Investigating the value of information sharing in multi-echelon supply chains

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DOI 10.1007/s11135-007-9086-2 R E S E A R C H N O T E

Investigating the value of information sharing

in multi-echelon supply chains

Mu-Chen Chen · Taho Yang · Chi-Tsung Yen

Published online: 20 February 2007

© Springer Science+Business Media B.V. 2007

Abstract Under the structure of multiple business entities, supply chain manage-ment (SCM) offers the external and internal integration of business processes in enterprises. The most important objective of SCM is to enhance the supply chain per-formance such as reinforcing the service level and increasing profit as well as reducing order cycle time and inventory. In recent years, due to the advancement of informa-tion technology, enterprises can manage the product flow and the informainforma-tion flow via economical and efficient mechanisms. The well-organized information sharing can enhance the supply chain performance and allow enterprises to refine their strategies of supply chain in order to maximize their profits. The previous studies pointed out the positive effect of information sharing on the efficiency of supply chain. However, relatively little literature focuses on the performance analysis for multi-echelon supply chain with various information sharing scenarios. By using the simulation technique, this paper models different scenarios of information sharing, and further analyzes the impacts of information quality on multi-echelon supply chain performance. In addi-tion, this paper employs Data Envelopment Analysis (DEA) to integrate multiple performance measures to ensure the information sharing scenarios with enhanced performance.

Keywords Supply chain management · Multi-echelon · Information sharing · Simulation· Data envelopment analysis

M.-C. Chen (

B

)

Institute of Traffic and Transporation, National Chiao Tung University, 4f-No 118 Section 1, Chung Hsiao W Rd. Taipei 10012, Taiwan ROC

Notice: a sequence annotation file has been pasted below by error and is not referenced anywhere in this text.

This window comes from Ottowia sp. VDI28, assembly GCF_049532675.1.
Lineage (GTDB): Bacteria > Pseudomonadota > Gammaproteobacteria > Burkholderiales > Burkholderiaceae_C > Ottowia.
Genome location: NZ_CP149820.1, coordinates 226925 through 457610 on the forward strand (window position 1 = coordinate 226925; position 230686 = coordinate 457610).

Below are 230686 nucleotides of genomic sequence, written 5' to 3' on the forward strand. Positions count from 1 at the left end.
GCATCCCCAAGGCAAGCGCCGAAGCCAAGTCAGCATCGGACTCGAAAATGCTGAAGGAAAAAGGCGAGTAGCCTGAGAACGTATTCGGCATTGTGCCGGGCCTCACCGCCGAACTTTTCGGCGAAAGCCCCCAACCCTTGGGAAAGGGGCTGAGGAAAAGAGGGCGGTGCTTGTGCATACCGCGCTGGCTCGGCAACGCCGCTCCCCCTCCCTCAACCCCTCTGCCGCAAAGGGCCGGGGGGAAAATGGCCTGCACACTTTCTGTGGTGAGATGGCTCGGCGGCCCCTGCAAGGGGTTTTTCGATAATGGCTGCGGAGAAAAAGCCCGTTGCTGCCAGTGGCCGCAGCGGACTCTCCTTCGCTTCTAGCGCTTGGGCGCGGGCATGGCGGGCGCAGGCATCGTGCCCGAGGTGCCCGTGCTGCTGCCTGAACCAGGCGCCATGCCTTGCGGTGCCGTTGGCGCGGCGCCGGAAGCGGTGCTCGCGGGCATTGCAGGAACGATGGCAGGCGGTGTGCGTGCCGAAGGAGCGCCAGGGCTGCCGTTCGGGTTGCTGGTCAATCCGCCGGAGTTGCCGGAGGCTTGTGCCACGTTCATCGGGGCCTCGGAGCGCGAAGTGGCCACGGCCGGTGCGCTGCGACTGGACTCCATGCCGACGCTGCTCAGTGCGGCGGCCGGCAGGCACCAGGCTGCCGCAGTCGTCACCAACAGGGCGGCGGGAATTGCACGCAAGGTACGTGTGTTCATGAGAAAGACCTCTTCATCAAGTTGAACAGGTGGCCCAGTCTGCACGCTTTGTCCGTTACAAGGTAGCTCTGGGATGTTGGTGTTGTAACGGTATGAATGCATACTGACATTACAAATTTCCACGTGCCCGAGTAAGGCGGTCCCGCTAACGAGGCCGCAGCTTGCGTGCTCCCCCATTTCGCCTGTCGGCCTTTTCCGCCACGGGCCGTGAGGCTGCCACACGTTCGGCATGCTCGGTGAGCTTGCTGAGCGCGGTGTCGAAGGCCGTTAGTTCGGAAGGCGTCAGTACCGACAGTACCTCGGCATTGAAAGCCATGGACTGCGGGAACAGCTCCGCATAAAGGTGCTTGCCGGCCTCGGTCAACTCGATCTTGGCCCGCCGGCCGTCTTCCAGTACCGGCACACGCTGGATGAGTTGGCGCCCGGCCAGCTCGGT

e-mail: ittchen@mail.nctu.edu.tw T. Yang

Institute of Manufacturing Engineering, National Cheng Kung University, No. 1 Ta-Hsueh Road, Tainan 701, Taiwan ROC

C.-T. Yen

Transportation & Management 3rd Department, Formosa Plastics Transport Corporation, Yunlin County, Taiwan ROC

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1 Introduction

Since the 1990s, Supply Chain Management (SCM) has been a relatively significant issue for global enterprises. After proceeding with international management, enter-prises have to face the challenge with regard to SCM mainly because of rapid change of business environment, severe competition in dynamic market and customers’ diverse demands. Therefore, how to operate information technology to upgrade the efficiency of supply chain has currently become one of the important issues for enterprises (Sim-chi-Levi et al. 2003). To keep the competitive advantage, enterprises have to integrate the supply chain for efficiently responding to dynamic market and customers’ diverse demands.

Stroeken (2000) analyzed the link among information technology, innovation and supply chain. The role of information technology in innovation processes involves not only the logistics innovation, but also the total innovation of the supply chain (Cole-man et al. 2004). Additionally, supply chain synchronization and incurred business benefits can be achieved through information transparency. Information technolo-gies have the capability to facilitate collaboration, but they cannot alone guarantee information sharing among organizations (Barua et al. 1997). Barua et al. applied a game theory based approach to show how elements of organizational culture such as trust, teamwork and reward system can assist to achieve the willing of information exchange.

Enterprises require efficient information exchange to bring together costly infor-mation gaps between numerous decision makers or organizations, which manage isolated databases. From the survey in Sahin and Robinson (2002), the effectiveness of information sharing can affect the efficiency of supply chain. However, the coop-erative relationship among enterprises may tend to be full of suspicions. Enterprises may not comprehensively share information with each other since they do not have enough mutual trust.